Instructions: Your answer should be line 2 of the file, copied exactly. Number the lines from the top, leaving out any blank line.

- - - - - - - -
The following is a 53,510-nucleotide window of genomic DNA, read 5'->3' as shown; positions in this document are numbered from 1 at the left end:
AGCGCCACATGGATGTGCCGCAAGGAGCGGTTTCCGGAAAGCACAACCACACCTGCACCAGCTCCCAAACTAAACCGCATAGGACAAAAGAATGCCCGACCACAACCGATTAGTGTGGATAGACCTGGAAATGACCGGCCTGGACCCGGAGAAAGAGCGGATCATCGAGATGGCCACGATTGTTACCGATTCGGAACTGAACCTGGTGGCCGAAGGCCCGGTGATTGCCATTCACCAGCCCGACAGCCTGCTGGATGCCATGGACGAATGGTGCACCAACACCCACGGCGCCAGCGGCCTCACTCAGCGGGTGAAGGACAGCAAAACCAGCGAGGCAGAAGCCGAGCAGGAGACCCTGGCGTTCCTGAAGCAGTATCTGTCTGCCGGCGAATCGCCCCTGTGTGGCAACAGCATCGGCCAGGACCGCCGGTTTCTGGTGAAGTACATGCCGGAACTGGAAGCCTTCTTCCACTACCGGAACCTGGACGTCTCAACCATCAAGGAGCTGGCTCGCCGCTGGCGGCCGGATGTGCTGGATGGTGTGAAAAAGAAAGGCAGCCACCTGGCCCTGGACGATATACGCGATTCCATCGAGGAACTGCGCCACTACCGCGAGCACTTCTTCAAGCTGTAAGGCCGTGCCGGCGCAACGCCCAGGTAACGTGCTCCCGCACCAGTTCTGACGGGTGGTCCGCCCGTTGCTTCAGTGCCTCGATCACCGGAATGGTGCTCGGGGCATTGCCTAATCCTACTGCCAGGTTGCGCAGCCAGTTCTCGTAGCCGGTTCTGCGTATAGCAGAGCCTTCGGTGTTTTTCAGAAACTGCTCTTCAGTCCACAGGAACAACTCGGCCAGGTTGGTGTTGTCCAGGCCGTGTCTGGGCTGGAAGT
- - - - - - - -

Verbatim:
AGCGCCACATGGATGTGCCGCAAGGAGCGGTTTCCGGAAAGCACAACCACACCTGCACCAGCTCCCAAACTAAACCGCATAGGACAAAAGAATGCCCGACCACAACCGATTAGTGTGGATAGACCTGGAAATGACCGGCCTGGACCCGGAGAAAGAGCGGATCATCGAGATGGCCACGATTGTTACCGATTCGGAACTGAACCTGGTGGCCGAAGGCCCGGTGATTGCCATTCACCAGCCCGACAGCCTGCTGGATGCCATGGACGAATGGTGCACCAACACCCACGGCGCCAGCGGCCTCACTCAGCGGGTGAAGGACAGCAAAACCAGCGAGGCAGAAGCCGAGCAGGAGACCCTGGCGTTCCTGAAGCAGTATCTGTCTGCCGGCGAATCGCCCCTGTGTGGCAACAGCATCGGCCAGGACCGCCGGTTTCTGGTGAAGTACATGCCGGAACTGGAAGCCTTCTTCCACTACCGGAACCTGGACGTCTCAACCATCAAGGAGCTGGCTCGCCGCTGGCGGCCGGATGTGCTGGATGGTGTGAAAAAGAAAGGCAGCCACCTGGCCCTGGACGATATACGCGATTCCATCGAGGAACTGCGCCACTACCGCGAGCACTTCTTCAAGCTGTAAGGCCGTGCCGGCGCAACGCCCAGGTAACGTGCTCCCGCACCAGTTCTGACGGGTGGTCCGCCCGTTGCTTCAGTGCCTCGATCACCGGAATGGTGCTCGGGGCATTGCCTAATCCTACTGCCAGGTTGCGCAGCCAGTTCTCGTAGCCGGTTCTGCGTATAGCAGAGCCTTCGGTGTTTTTCAGAAACTGCTCTTCAGTCCACAGGAACAACTCGGCCAGGTTGGTGTTGTCCAGGCCGTGTCTGGGCTGGAAGT